Flaw in church defense 

Flaw in church defense

The flaw in the 'Blame Woodstock Defense' [and  the 'Twinkie Defense'] :

 From the New York Times, an article headlined "Church Report Cites Social Tumult in Priest Scandals:

"A five-year study commissioned by the nation's Roman Catholic bishops to provide a definitive answer to what caused the church's sexual abuse crisis has concluded that ....priests who were poorly prepared and monitored, and were under stress, landed amid the social and sexual turmoil of the 1960s and '70s."

Perhaps the first half partially explains child molestation. The second does not. There is no overwhelming evidence that  child molestation occurred in the last four decades among public school teachers, Protestant ministers, Jewish rabbis, boys and girls club coaches, etc. ... as there is overwhelming evidence among RC priests. ... 

Robert Johnston

Little Rock

The silent streets

Where have all the children gone? Long ago, in better times, before the world went mad, the city streets and sidewalks rang to the sweet sounds of children's noise and laughter. Now those streets and sidewalks lie still and silent.

In those distant, halcyon days children played long and hard in the fresh open air. An old-fashioned childhood could be very dangerous, but, surely, that is the essence of youthful adventure and infinitely better than wasting away in front of a computer screen playing mindless video games and generally drowning in a sea of useless technology.

Technology was intended to enrich lives, but, instead, it has stolen their childhood away. Why, for just those few precious years, can't children be allowed to be children instead of being pressured overnight into adulthood?

William G. Carlyle

Little Rock


I wonder if, as my son commented, there is a group of animals roaming around in human form, desecrating houses of God. Do they think He doesn't see this?

One of the churches here in Heber Springs is hit each spring by plant thieves. When they put in new plants or shrubs, someone sneaks in under cover of darkness and helps themselves.

I saw the pain on Rev. Hezekiah Stewart's face when his church, for the second time, had its copper plumbing taken. If I were these low-life, sorry excuses for humans, I would be looking over my shoulder. I believe that what goes around comes around.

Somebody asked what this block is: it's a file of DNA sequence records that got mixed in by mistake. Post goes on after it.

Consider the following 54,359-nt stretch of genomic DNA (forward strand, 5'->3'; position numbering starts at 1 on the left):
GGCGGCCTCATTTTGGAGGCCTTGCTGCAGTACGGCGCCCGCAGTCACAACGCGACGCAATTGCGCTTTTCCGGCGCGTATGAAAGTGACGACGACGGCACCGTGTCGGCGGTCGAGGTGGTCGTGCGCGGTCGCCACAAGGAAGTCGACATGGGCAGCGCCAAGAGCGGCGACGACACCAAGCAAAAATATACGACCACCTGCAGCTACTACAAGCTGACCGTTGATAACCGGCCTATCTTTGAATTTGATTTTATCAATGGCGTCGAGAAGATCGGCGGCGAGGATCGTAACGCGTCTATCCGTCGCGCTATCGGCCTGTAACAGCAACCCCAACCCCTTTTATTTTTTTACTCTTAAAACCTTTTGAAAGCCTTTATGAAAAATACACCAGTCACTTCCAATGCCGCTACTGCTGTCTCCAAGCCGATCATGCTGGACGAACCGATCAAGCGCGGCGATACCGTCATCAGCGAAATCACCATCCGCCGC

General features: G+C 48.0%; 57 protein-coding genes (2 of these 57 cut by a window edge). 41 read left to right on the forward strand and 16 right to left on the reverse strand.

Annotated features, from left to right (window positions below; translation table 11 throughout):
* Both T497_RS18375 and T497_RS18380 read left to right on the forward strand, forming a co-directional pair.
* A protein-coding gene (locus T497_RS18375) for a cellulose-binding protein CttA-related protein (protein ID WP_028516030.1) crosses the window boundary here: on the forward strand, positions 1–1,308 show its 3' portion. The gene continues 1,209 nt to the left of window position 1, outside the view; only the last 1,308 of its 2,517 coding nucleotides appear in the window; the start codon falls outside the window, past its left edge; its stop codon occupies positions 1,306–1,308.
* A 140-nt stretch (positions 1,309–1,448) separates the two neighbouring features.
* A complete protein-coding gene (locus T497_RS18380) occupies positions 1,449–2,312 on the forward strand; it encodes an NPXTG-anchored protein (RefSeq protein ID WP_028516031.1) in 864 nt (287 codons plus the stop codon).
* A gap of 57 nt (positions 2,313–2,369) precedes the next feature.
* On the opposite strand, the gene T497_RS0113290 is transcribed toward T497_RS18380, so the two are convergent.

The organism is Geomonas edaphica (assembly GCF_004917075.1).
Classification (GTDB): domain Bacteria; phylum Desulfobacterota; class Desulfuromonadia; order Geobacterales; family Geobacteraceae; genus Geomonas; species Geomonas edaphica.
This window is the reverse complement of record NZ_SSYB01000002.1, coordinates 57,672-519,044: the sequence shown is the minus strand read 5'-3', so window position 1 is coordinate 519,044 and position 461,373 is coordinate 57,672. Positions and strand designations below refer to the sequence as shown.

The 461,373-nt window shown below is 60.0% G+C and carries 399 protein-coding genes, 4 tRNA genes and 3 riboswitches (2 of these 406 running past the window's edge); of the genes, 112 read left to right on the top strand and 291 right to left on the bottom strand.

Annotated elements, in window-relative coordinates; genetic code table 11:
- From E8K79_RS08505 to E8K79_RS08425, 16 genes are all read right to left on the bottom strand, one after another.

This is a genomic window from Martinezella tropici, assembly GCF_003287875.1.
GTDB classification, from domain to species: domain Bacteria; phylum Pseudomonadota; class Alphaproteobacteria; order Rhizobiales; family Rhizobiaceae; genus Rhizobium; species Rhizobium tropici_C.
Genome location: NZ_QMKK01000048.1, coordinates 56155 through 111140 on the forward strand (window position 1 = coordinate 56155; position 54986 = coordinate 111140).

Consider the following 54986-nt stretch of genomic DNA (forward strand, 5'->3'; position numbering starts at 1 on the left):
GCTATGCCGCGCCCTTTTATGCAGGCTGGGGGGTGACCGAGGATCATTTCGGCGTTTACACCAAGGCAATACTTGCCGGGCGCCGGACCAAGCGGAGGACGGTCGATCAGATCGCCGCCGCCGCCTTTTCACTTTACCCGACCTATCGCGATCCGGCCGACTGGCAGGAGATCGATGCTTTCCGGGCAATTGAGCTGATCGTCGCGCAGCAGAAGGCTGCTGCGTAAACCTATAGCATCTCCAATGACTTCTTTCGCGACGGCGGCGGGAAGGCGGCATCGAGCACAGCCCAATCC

Peggy Wolfe

Heber Springs

Budget balancing

We hear every day that individual families have to balance their budgets so why can't the federal government?  It is a valid analogy but it doesn't go far enough.  The position of the right seems to be that a family shouldn't buy  a Cadillac when it is over its head in debt.  That is a part of the budget problem, but only a part.  The cuts that the most extreme are advocating are more akin to the parents in a family keeping all the money to take a trip to Europe, because they are earned it and they need the rest, while the children are taken out of school because there isn't enough money left to buy them shoes or lunches; or the parents, while in Europe, canceling the medical insurance for the children because they are healthy and are not likely to need it.

The result is the children that never leave home because they are unable to support themselves, or the family goes down the tube anyway as a result of the catastrophic cost of an uninsured illness or accident. Some cuts in spending are smart, some are just stupid.

Most Americans agree we must dramatically reduce the money we spend, but to cut investment in the future is shortsighted and foolish.  If we want to leave our children and grandchildren a debt-free future we need to make sure that it is a future with possibilities as well.  What good is a debt-free society where opportunities are reserved for only those few at the top?  They used to call that feudalism.

Pamela Kell

Little Rock

Use chicken litter

I would like to see the poultry producers in this state properly compost some of their chicken manure and market it to users, large and small.

There is a huge and growing need for organic fertility by urban and market gardeners. Selling them compost would bring profits to the industry.

To make the animals' waste decomposable may require modifying the growing system so that fewer additives are needed and all are biodegradable. Even if the cost is somewhat greater, the meat might taste better, really be better and easily command a much higher price.

Arkansas calls itself the Natural State, but it is not. It is actually a place poisoned and polluted by agribusiness and the energy industry. Just reducing the pollution from one major source and supplying organic horticulture with good fertilizer would dramatically improve our state's image.

Polly D. Davis


End public unions

The debate now raging in Wisconsin is purely and simply about political power, not merely cutting state government budgets. The public employee unions recognize that this is their Armageddon and are reacting accordingly.

Taxpayers, voters and some elected officials have finally caught on and are demanding an end to the incestuous relationship between public employee unions and the Democratic Party. Simply put, tax dollars pay public employees, who then make mandatory union "contributions," which the unions then give to the Democratic Party.

Public employers are not exploitative, capitalist profiteers, but rather all of us: the voting public and our elected officials. There are historical, economic and moral reasons for the development of private employment unions. While their days may have passed and their numbers are dwindling, no one is arguing that they should be abolished. However, public employee unions now exist primarily to benefit the unions and the Democratic Party and should not be allowed.

Michael J. Emerson

Little Rock


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